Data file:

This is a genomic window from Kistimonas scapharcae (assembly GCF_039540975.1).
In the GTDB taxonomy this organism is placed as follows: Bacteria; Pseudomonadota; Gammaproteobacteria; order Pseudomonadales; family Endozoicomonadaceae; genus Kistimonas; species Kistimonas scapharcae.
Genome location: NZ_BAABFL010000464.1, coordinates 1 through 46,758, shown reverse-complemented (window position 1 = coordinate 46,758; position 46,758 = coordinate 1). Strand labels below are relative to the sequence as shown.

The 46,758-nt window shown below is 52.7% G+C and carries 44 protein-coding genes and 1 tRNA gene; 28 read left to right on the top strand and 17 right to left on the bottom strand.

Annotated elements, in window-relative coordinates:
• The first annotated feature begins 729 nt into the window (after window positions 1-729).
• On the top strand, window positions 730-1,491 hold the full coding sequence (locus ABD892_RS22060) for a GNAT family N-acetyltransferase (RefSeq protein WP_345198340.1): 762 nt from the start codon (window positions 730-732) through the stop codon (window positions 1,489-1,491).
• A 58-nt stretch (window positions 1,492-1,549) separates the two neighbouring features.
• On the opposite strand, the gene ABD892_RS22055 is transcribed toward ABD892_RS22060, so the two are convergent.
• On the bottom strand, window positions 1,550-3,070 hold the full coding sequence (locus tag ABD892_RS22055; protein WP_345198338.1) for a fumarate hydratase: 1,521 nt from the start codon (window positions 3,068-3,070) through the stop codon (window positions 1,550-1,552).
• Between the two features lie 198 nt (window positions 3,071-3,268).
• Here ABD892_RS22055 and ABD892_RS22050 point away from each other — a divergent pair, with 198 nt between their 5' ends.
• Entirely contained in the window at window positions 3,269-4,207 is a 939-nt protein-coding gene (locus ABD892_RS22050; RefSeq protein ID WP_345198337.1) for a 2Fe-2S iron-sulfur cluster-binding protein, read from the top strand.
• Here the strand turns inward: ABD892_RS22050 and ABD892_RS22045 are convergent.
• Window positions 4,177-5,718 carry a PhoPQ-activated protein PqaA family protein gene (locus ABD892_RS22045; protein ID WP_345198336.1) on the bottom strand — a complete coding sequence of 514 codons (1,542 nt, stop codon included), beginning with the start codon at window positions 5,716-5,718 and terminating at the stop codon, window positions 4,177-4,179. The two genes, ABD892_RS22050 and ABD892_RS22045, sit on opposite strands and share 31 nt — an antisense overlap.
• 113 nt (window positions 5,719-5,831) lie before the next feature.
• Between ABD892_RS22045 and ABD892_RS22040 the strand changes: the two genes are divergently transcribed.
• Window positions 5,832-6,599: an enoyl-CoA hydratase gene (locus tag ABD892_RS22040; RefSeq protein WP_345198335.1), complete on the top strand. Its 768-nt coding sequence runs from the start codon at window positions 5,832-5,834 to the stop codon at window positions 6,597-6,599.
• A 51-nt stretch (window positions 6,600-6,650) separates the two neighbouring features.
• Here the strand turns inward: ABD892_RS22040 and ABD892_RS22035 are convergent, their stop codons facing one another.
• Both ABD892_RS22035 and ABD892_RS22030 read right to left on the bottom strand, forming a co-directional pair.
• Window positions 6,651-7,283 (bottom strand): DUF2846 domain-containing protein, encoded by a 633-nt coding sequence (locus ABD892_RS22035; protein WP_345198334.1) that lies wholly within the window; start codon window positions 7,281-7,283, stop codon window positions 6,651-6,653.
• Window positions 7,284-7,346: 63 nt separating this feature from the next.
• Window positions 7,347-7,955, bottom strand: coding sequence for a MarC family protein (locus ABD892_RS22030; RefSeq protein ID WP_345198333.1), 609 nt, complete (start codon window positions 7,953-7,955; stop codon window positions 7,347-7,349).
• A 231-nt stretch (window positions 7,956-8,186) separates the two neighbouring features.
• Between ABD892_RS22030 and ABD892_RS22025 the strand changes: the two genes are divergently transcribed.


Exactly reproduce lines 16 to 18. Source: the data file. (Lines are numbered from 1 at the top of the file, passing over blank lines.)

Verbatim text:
• 113 nt (window positions 5,719-5,831) lie before the next feature.
• Between ABD892_RS22045 and ABD892_RS22040 the strand changes: the two genes are divergently transcribed.
• Window positions 5,832-6,599: an enoyl-CoA hydratase gene (locus tag ABD892_RS22040; RefSeq protein WP_345198335.1), complete on the top strand. Its 768-nt coding sequence runs from the start codon at window positions 5,832-5,834 to the stop codon at window positions 6,597-6,599.